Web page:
HDR in under 10 minutes

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Recently, I added HDR support to Spartan, expecting it to be a quick task. However, it turned into a full day’s work. The main issue? I could only find bits and pieces of code and no all-in-one blog posts. So, I’ve decided to simplify things for you. Let’s dive straight in and aim to get HDR up and running in under 10 minutes.

Step 1 - Swapchain

First stop, the swapchain. Opt for the VK_FORMAT_A2B10G10R10_UNORM_PACK32 (DXGI_FORMAT_R10G10B10A2_UNORM) format and the VK_COLOR_SPACE_HDR10_ST2084_EXT (DXGI_COLOR_SPACE_RGB_FULL_G2084_NONE_P2020) color space. While other combinations are possible, I recommend sticking to these for the purposes of this post.

Step 2 - Output

At the tail end of your rendering pipeline, there’s typically a shader that, in SDR scenarios, applies tonemapping and gamma correction. For HDR, you can skip tonemapping (which typically compresses into SDR) and gamma correction. Instead, use the following approach:

float3 linear_to_hdr10(float3 color, float white_point)
{
    // Convert Rec.709 to Rec.2020 color space to broaden the palette
    static const float3x3 from709to2020 =
    {
        { 0.6274040f, 0.3292820f, 0.0433136f },
        { 0.0690970f, 0.9195400f, 0.0113612f },
        { 0.0163916f, 0.0880132f, 0.8955950f }
    };   
    color = mul(from709to2020, color);

    // Normalize HDR scene values ([0..>1] to [0..1]) for ST.2084 curve
    const float st2084_max = 10000.0f;
    color *= white_point / st2084_max;

    // Apply ST.2084 (PQ curve) for HDR10 standard
    static const float m1 = 2610.0 / 4096.0 / 4;
    static const float m2 = 2523.0 / 4096.0 * 128;
    static const float c1 = 3424.0 / 4096.0;
    static const float c2 = 2413.0 / 4096.0 * 32;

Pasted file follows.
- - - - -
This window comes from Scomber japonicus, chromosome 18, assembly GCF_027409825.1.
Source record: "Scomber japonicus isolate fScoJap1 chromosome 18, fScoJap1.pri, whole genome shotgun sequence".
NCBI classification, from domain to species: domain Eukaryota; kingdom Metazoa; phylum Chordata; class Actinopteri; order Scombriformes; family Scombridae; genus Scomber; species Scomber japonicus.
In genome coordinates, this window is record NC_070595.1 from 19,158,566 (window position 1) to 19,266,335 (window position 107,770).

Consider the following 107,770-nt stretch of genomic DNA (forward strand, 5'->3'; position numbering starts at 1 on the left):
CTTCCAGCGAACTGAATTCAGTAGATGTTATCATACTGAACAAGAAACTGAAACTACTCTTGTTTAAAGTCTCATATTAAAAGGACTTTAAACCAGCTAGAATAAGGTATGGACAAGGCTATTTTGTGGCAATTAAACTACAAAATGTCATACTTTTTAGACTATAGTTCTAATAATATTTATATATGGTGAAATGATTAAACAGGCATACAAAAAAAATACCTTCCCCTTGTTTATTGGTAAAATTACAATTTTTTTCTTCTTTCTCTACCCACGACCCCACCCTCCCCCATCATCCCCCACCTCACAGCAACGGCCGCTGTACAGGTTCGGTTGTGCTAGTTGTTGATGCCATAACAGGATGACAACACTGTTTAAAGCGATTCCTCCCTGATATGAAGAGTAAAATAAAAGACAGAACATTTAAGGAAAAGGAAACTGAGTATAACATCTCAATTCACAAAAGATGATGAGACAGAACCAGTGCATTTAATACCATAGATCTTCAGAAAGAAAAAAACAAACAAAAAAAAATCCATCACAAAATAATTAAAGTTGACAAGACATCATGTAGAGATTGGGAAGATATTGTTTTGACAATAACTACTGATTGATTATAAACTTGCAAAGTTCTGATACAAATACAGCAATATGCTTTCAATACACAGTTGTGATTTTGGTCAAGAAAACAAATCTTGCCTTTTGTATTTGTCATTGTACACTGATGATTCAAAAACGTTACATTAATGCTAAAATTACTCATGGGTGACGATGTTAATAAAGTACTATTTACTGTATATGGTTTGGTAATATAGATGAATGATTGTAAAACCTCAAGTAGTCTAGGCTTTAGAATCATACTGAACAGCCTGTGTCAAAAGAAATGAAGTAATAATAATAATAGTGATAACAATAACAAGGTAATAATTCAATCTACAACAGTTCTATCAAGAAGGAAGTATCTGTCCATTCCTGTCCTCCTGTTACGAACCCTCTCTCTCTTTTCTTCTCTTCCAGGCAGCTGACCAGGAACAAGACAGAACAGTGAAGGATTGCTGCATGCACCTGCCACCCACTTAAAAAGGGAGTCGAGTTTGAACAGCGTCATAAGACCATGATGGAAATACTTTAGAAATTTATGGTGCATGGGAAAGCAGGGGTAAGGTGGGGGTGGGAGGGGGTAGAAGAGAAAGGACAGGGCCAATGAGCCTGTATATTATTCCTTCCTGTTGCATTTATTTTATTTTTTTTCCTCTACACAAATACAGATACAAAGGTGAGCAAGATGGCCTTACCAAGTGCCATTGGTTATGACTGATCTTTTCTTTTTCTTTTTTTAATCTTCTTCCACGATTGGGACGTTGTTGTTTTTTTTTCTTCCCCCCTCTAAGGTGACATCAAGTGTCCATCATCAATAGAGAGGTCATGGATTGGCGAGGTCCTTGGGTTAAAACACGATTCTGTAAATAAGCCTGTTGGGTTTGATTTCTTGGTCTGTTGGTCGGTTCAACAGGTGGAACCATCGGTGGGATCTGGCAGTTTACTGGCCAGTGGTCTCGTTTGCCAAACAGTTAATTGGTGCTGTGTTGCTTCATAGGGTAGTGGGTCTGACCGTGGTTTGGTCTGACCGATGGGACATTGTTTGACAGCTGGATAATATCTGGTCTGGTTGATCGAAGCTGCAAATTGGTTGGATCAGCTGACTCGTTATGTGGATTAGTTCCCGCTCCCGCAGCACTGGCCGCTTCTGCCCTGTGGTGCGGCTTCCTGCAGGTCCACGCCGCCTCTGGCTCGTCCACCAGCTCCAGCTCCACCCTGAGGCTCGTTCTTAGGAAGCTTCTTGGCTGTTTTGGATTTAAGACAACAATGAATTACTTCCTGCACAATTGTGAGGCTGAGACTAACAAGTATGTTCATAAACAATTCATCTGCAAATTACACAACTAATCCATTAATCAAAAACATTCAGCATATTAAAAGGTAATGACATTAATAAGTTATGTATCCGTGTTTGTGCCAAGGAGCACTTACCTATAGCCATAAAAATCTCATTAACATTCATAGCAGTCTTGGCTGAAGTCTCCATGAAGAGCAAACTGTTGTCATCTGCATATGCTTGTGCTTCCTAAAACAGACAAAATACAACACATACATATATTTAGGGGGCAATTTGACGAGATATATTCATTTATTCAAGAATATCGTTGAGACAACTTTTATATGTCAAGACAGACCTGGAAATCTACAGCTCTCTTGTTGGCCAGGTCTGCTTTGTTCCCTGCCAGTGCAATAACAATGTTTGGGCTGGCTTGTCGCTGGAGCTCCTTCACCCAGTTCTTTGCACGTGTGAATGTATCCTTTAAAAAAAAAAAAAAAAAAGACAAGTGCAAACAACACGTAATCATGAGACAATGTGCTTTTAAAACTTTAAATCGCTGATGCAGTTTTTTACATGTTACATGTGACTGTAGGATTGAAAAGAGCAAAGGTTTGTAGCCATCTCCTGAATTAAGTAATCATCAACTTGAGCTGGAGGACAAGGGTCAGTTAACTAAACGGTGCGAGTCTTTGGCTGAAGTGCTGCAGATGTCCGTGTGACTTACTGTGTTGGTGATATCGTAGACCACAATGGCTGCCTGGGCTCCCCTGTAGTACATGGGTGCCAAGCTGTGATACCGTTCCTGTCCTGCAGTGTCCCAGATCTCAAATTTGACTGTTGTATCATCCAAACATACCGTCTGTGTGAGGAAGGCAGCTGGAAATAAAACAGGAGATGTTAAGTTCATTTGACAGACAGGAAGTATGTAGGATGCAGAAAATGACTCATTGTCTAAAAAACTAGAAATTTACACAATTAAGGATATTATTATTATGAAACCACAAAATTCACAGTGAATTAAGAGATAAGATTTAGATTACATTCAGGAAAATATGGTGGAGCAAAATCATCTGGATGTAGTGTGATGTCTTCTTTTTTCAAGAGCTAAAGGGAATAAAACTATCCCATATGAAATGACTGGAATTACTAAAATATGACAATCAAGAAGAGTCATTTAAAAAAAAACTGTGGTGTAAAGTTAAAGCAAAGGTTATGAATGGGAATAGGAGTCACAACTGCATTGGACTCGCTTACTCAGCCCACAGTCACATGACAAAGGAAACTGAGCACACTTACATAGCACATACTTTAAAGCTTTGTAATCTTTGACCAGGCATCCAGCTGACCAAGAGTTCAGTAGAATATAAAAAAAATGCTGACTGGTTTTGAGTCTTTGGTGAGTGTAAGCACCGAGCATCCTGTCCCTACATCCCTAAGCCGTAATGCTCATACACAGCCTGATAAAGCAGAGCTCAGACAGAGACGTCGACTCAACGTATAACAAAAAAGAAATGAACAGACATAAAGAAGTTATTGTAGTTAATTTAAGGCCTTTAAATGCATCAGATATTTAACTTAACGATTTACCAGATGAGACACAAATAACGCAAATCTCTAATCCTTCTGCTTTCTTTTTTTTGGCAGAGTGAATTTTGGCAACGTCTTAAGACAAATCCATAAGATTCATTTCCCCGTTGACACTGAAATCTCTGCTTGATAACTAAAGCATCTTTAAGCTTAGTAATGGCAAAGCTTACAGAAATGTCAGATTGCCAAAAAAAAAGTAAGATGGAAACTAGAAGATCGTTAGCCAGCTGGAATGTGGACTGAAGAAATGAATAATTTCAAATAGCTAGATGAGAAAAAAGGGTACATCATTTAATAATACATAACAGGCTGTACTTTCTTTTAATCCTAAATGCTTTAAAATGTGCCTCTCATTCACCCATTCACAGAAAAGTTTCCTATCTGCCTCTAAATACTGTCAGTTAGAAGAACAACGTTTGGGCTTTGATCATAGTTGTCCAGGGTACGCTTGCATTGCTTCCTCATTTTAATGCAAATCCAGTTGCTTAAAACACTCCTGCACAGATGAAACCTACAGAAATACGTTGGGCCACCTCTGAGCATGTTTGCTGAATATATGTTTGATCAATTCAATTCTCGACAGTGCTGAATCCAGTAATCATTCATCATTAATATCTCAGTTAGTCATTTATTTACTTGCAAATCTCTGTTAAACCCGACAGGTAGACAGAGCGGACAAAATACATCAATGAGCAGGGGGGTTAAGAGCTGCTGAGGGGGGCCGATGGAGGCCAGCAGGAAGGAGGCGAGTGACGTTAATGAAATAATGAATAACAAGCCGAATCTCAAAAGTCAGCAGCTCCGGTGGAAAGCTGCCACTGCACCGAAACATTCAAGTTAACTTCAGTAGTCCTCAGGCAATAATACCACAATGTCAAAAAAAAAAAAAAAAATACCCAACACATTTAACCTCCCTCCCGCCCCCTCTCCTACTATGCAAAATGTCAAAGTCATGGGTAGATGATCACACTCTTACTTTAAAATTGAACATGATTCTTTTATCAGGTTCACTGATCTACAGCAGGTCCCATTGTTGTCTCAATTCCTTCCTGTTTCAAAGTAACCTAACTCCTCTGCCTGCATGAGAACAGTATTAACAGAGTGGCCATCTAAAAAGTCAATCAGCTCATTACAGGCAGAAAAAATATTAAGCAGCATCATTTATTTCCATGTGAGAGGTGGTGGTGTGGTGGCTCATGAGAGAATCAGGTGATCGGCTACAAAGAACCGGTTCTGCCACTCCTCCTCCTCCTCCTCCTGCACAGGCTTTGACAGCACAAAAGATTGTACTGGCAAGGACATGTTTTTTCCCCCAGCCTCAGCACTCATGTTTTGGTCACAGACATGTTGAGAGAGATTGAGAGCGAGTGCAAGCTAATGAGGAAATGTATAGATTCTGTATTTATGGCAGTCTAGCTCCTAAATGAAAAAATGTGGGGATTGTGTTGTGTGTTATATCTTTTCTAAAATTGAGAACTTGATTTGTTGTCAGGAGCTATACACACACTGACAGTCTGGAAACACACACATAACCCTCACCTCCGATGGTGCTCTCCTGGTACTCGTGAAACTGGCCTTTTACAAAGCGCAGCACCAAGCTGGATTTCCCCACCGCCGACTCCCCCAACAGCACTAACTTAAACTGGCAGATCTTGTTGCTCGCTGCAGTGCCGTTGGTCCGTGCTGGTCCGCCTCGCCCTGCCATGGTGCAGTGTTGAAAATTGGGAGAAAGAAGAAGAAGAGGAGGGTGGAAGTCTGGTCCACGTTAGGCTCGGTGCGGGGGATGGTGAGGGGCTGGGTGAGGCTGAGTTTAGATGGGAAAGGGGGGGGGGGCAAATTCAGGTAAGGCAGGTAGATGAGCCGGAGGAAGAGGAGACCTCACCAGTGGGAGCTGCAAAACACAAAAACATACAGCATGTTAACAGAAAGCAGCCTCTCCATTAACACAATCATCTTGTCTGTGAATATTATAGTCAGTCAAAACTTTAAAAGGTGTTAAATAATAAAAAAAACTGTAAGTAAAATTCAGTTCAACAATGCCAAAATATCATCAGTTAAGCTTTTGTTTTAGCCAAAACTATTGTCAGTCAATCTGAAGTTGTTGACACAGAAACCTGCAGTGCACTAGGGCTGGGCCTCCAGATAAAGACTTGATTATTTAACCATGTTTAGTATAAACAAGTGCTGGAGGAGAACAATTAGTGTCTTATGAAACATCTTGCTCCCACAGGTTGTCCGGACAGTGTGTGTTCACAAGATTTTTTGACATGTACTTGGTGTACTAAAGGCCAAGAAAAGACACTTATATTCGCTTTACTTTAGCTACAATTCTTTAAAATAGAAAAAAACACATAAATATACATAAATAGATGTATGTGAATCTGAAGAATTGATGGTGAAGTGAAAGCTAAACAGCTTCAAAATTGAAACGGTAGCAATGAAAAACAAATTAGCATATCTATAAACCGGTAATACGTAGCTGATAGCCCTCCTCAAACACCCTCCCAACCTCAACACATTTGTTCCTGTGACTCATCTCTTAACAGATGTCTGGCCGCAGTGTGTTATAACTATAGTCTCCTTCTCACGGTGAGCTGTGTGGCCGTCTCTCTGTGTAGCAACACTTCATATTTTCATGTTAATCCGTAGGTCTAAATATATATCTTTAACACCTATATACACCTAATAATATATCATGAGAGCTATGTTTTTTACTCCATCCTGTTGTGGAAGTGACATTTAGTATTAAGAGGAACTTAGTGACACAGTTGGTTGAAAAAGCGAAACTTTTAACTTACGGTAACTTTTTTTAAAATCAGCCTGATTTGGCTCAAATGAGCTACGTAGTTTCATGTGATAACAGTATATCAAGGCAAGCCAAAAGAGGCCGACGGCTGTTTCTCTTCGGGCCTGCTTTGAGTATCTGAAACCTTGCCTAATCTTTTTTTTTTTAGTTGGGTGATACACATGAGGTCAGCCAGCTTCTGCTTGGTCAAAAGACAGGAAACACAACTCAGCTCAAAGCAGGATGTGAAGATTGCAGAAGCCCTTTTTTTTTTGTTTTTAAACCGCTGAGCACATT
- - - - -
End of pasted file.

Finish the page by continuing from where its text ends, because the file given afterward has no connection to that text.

static const float c3 = 2392.0 / 4096.0 * 32;
    float3 cp             = pow(abs(color), m1);
    color                 = pow((c1 + c2 * cp) / (1 + c3 * cp), m2);

    return color;
}

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Step 3 - Materials

Your material textures are usually in the sRGB color space. For HDR, ensuring precise linearisation of these textures is important. Typically you would sample your textures with a simple power function approach, like so:

float3 srgb_to_linear(float3 color) 
{ 
    float gamma = 2.2f;
    return pow(color, gamma); 
}

This method falls short for HDR, especially with modern capable monitors which aim for the sRGB standard rather than a simpler gamma 2.2 curve. For more accurate color representation, use this instead (and a good monitor):

float3 srgb_to_linear(float3 color)
{
    float gamma        = 2.4f; // The sRGB curve for mid tones to high lights resembles a gamma of 2.4
    float3 linear_low  = color / 12.92;
    float3 linear_high = pow((color + 0.055) / 1.055, gamma);
    float3 is_high     = step(0.0404482362771082, color);
    return lerp(linear_low, linear_high, is_high);
}

The above function accounts for the sRGB standard’s nuanced behavior with both a piecewise linear and a non-linear curve, providing better color accuracy (especially with darker tones). This approach goes beyond the simpler gamma 2.2 curve that many displays target, aligning more closely with modern displays aiming for the sRGB standard.

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Let’s look at the image below, observe the obvious color shifts in darker areas (say ImGui) and subtle changes in brighter spots (say the helmet). The improvements are best seen on modern HDR monitor, the screenshots can only convey so much.

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Note: You could also use sRGB texture formats to bypass manual linearisation.

Conclusion

There you have it. Enjoy the enhanced visual fidelity!

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